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Can my restaurant business partner run away to another state?

New York, NY |

My partner and I have a corporation (restaurant), 50% each, no business contract, we created debt and trying to pay them off, now our lease coming to an end, we are trying to renew it, but my partner decided to move to another state and do some business there, first he ask me to continue paying his salary when he is gone, witch I refuse because he is not working anymore. To me he is running away from his responsibilities with the debt? Can he go away like that and I have to take care of the rest, and pay someone else to do his job (cooking). And can he go to the bank and withdrawal money for himself anytime? Money that the business need to pay bills?

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Attorney answers 4


Yes, he can move to another state.

The corporation has dept, and unless guaranteed by the shareholders (or others) does not impose personal liability to stay on a sinking ship. He may not however, perform any fraudulent transfers or take excess distributions. It may take a lawsuit, however, to demonstrate that and get a court judgment.

The above is general legal and business analysis. It is not "legal advice" but analysis, and different lawyers may analyse this matter differently, especially if there are additional facts not reflected in the question. I am not your attorney until retained by a written retainer agreement signed by both of us. I am only licensed in California. See also terms and conditions item 9, incorporated as if it was reprinted here.


I agree with Mr. Doland. He is not obligated to go down with the ship but he cannot suck all the good money out of the business either especially if you have debts that need to be serviced.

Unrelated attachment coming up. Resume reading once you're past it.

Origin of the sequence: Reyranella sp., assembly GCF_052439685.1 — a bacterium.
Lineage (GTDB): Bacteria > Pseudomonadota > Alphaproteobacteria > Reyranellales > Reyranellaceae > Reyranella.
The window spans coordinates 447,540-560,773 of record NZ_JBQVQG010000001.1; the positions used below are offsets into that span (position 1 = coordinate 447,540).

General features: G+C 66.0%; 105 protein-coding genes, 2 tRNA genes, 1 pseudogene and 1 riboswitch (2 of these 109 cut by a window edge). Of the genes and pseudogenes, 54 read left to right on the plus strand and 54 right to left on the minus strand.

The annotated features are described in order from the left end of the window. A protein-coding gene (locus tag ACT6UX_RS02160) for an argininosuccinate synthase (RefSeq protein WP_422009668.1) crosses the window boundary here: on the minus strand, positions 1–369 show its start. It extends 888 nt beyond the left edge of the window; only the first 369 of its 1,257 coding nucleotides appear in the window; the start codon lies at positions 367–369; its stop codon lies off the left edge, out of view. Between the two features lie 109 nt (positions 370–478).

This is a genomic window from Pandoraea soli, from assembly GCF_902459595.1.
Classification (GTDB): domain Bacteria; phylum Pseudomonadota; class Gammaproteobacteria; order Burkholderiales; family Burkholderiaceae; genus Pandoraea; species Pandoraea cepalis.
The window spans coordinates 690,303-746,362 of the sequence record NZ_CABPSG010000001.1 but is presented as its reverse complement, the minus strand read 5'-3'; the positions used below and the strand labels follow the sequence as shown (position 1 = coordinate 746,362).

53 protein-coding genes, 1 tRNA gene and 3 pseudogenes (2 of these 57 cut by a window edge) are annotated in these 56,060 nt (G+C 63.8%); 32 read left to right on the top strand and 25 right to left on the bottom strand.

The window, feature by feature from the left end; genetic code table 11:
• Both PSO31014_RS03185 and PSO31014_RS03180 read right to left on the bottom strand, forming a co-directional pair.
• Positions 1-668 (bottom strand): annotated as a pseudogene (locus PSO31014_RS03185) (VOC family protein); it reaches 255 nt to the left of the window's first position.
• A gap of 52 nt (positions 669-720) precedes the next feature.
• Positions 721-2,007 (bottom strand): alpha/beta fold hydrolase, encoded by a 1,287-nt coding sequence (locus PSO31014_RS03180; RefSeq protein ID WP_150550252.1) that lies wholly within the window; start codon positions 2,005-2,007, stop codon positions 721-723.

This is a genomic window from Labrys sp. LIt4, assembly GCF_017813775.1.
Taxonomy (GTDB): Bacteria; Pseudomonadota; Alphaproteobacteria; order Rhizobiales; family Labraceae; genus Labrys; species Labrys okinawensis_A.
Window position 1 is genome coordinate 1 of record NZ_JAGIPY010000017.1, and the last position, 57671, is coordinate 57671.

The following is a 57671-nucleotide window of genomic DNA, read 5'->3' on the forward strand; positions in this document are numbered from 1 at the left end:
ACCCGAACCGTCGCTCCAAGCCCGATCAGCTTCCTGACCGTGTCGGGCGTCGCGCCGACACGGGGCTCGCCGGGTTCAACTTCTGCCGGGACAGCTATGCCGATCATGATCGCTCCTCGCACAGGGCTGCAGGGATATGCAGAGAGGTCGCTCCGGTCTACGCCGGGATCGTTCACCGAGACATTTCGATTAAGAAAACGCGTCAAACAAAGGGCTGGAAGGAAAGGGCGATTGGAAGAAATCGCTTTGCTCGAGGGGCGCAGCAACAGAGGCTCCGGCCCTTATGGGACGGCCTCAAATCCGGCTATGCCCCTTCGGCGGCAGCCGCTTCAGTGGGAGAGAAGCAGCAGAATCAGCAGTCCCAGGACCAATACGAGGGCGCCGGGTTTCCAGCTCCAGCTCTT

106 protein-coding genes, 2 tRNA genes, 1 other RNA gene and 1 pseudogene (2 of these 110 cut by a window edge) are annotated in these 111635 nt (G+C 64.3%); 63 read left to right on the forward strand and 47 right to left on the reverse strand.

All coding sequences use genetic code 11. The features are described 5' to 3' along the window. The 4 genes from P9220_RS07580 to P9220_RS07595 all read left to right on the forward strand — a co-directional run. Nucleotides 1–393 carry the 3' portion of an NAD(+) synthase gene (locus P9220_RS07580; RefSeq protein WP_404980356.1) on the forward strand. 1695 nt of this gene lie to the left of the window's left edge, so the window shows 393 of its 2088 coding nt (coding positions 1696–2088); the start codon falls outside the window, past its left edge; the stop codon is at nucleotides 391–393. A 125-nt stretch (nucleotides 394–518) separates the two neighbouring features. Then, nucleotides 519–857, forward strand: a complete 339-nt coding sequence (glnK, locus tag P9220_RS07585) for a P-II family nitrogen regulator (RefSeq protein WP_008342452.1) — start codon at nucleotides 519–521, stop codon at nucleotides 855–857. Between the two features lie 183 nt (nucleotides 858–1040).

We have seen many of these kind of issues come up in our NY practice. I suggest you discuss your situation over with a lawyer in private so all the facts and circumstances and be explored and a best course of action can be reached.

Most of us here, including myself, offer a free phone consult.

Best regards,
Natoli-Lapin, LLC
New York, NY
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The law firm of Natoli-Lapin, LLC (Home of Lantern Legal Services) offers our flat-rate legal services in the areas of business law and intellectual property to entrepreneurs, small-to-medium size businesses, independent inventors and artists across the nation and abroad. Feel free to call for a free phone consultation; your inquiries are always welcome: CONTACT: 866-871-8655 DISCLAIMER: this is not intended to be specific legal advice and should not be relied upon as such. No attorney-client relationship is formed on the basis of this posting.


I agree with the other attorneys' answers.
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Let me add that you should be careful with the term "salary". Partners or shareholders do not have a salary, generally, unless they are also employed by the corporation in a separate capacity. Instead, they receive dividends, or enjoy the growth of the value their ownership has. If the business is under water and in danger of closing, then all funds must, by law, be directed towards either paying those debts off, or attempting to resuscitated the business. By no means should you stand by idly while he raids the cookie jar.

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